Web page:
A Look at the Lens: Farscape

A diamond in the rough, that looks like a rough diamond.

If you want original science fiction, truly original and not a rehash of what Star Trek or Wars covered before, Farscape is it. Truly alien in every sense, by intention. Cobbled together design, without the now fairly typical junker aesthetic. Sense of plot and the quest, with the element of threat deriving from each episode carrying unexpected consequence, and a vignette that was intentionally thought up to deviate from the expected episodic plot of the genre. Humour, playfulness with setting, quality control that means that the first season is legitimately excellent from the start. And the characters.

I’m not kidding when I say there’s more chemistry in the first season than probably every Trek show combined. Farscape occupies a time where hostility and an imposing galaxy is not offset by a necessary humour and idealism, references used for the audience and as the protagonist’s barely effective psychological coping mechanism. If you look carefully, there are roots of ideas here that may not have inspired many other settings; but reflect the nature of the interpersonal conflict and explorative wonder audiences seek within their entertainment.

The galaxy of Farscape from the beginning establishes the sour and sweet nature of the alien; the notion of humanity and its assumptions are uprooted and bizarre, yet the miasma of civilisations and criminal underbelly cavorts and continues as the great, the good and the evil either make what life they can, or take it from others.

There’s something in this show that we haven’t seen in decades, sexuality in shows with multiple facets. Elements of passion and romance, for desire, often clear depictions of advantage or avoidance of hurt. Interestingly in showing multiple hedonistic relationships as prelude or temptation, Farscape gives more priority to family and friendship as something that many desired characters long for, the true pining of a sentient being; again a refreshing and at the moment pretty novel take on relationships within the genre.

There’s quite a brazen element of the turn of the millennium, when science fiction could never escape black and red leather. But overt flirtation, expressly as a sign of deceit, most often as a cover for issues on inadequacy or to avoid displaying the inner layers of one’s nature is expressed as well as any other story. Only real life’s layers of spiteful, wasteful, or defensive flirtation approaches it. Farscape is a show not necessarily about hiding; but it does feature heavily due to the fugitive nature of its cast, the arms race of the galactic powers, and that to live under an authoritarian heel or wander strange lands, the average person winds up employing deception purely to embrace the needed confidence we must at least affect to feed.

It’s interesting how a show will blatantly throw on screen so many visceral images and be obvious with its symbolism, then pull back and often as not show a character almost weeping, or quietly expressing distaste for their self-destruction. Rather than male or female expectations or moral treatises, Farscape often literally and verbally presents the core conflict of resource management and satiation. From earlier seasons before the cast and characters ‘find their footing’, it is clear that the glutting of desire is the villain of the episode. These liars and people twisting themselves in an inhumane society have greater human aspirations, and the payoff is worth it due to the fact that it takes quite a while to even learn what their longings and losses are.

Misfortune, weapons jamming, needing to take time to comprehend a culture and multiple episode arcs give Farscape an appeal as much as guaranteed unique aesthetics. Realism in things not being easy echoes life, it makes impressive displays feel earned, developing bonds feel like legitimate growth often offering payoff and sense of growing momentum. Watching these characters refit, test and be seen working on no less than three separate star fighters is an example that recent tv has taken inspiration on today, resource acquisition and application is the appeal most of us are programmed with and enjoy when playing video games and particularly something like a space sun or RPG.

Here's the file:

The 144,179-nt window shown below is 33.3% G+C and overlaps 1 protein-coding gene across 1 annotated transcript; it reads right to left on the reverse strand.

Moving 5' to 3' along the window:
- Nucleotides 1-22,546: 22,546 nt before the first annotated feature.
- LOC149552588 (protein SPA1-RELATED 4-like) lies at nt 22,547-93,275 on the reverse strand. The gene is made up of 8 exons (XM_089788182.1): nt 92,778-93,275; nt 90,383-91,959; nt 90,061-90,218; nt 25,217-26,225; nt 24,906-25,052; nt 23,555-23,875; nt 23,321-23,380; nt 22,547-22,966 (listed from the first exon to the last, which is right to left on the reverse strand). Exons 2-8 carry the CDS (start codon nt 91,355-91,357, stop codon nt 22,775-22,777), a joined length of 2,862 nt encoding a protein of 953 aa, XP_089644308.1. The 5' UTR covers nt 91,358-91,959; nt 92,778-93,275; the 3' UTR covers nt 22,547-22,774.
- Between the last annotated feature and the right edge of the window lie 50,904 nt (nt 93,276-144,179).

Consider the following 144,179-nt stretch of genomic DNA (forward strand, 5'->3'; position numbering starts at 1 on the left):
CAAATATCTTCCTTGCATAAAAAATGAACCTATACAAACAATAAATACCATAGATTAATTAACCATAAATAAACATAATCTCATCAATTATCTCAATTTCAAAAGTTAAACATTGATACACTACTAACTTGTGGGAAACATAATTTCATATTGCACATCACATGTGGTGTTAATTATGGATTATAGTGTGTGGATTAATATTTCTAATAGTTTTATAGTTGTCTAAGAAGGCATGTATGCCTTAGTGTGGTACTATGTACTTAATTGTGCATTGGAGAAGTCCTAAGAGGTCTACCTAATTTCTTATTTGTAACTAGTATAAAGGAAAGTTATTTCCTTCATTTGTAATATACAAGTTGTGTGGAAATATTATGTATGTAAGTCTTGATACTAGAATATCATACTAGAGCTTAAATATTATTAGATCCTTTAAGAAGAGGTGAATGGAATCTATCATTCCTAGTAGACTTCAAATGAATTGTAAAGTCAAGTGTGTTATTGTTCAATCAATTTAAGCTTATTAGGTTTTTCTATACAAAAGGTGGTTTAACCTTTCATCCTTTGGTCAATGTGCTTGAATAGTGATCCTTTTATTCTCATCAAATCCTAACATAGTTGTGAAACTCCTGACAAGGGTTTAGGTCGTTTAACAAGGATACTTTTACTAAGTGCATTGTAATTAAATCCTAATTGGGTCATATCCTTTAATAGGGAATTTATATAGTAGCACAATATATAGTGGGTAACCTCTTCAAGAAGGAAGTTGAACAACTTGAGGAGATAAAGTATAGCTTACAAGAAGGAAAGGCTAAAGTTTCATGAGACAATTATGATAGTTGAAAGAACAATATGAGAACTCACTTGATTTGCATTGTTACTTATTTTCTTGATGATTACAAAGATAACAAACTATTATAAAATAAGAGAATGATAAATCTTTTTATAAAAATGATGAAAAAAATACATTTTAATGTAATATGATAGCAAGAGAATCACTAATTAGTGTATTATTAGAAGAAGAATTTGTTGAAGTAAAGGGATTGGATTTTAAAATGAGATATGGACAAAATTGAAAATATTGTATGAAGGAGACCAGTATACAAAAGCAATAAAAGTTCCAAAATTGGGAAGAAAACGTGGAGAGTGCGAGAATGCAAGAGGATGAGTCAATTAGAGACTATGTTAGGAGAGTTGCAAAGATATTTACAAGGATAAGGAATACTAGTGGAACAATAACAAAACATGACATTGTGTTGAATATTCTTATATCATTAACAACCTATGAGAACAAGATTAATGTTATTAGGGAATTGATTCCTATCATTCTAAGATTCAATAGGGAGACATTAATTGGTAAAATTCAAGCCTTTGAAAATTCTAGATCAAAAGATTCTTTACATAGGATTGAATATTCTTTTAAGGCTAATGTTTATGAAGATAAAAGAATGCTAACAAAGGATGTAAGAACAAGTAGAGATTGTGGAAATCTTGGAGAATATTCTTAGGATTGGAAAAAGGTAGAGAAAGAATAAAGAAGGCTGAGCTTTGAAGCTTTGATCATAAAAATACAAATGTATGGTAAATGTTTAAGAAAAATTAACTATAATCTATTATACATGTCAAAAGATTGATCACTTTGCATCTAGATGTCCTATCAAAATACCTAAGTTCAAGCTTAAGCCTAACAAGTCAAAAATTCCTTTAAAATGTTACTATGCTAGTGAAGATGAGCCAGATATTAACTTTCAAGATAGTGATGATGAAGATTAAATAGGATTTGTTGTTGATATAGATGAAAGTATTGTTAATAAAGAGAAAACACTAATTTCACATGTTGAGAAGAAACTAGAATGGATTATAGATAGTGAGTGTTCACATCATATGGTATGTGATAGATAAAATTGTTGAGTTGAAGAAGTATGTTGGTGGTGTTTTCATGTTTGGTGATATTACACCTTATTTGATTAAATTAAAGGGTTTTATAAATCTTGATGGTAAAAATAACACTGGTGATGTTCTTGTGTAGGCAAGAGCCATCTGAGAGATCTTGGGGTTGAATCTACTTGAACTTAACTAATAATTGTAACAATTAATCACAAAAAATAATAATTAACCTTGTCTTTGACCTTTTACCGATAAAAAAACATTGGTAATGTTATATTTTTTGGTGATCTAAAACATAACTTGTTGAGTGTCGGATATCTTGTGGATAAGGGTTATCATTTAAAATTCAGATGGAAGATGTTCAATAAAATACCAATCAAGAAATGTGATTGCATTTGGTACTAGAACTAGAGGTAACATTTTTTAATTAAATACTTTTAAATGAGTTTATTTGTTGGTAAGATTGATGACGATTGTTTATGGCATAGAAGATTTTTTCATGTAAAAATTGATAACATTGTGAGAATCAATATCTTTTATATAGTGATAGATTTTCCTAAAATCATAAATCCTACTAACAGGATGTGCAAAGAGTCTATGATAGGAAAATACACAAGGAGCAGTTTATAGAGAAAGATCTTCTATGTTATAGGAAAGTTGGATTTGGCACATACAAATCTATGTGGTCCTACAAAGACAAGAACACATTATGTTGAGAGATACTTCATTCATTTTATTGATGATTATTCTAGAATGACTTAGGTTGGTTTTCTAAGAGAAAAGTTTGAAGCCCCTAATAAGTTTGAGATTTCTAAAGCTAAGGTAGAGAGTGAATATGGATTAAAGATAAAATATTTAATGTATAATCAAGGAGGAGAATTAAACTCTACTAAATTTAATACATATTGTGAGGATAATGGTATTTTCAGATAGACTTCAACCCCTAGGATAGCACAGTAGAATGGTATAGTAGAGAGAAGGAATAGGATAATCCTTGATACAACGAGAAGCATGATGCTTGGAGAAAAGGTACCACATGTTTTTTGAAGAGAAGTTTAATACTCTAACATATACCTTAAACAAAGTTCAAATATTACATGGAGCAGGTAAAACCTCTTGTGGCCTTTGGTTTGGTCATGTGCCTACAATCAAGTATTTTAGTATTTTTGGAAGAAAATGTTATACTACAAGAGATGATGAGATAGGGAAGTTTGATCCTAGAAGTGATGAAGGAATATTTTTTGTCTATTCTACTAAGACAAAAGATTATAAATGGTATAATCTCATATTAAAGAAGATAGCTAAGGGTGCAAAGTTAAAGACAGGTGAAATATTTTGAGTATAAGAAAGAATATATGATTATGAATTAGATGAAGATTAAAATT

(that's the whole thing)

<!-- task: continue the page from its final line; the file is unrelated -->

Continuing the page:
I really enjoy not just stories like these, but Farscape specifically as a group of protagonists who go from illegible prisoners to impressive renowned commandos and galaxy shakers. Victory is hard earned and ill luck the constant companion that dovetails Moya into slow, but clearly observable improvement is in learning from the show’ famous ability to remember and follow continuity, the story being quite clear as a character driven plot with people becoming more dangerous and less over their heads as they explore.

 The initial hostility of the crew is matched by their growing affection. I don’t think there are many examples of teeth clenched teamwork that feel so fractious and divided, nor a bond by a crew that is so genuine. A lot of it must come down a excellent acting, or at least a synergy. I find D’Argo’s actor, Anthony Simcoe in particular the best example of this. Forget the Klingons. I’m serious. Because this is the best proud warrior race character on television, at least in acting skill. The man has Avery Brooks levels of emotive acting, when he talks about the love he bears for an as-then unknown character is his past, hallucinating and confusing Rygel for someone in a way that turns misunderstanding into poignancy, you absolutely believe that the man is simultaneously a forceful personality and someone swallowed by lament like an abandoned drunk. His warrior’s bond with Aeryn Sun, and this just at the closing of the first season mind you conveys a sense of people who have known each other for years.

Characters transition from legitimate violence and ruthlessness to teamwork in a sense we understand personally, and yet there are divisions of culture, preferences of association, and the reality that affection takes time and mistakes are easily made in crisis give a sense of chaotic cohesion that mirrors the reality of being adrift and sailing as a group of disparate individuals.

Every character experiences development from their realistic initial antagonism, being so divergent in their cultures and even species. The typical warrior is for a change actually violent and dangerous, yet youthful by the perceptions of his own kind and liable to consider due to not being typecast as deficient in intelligence. The priestly Zahn is both surprisingly seductive for television, and brutal in her moral myopia and a variant of eco-terroristic beliefs at times.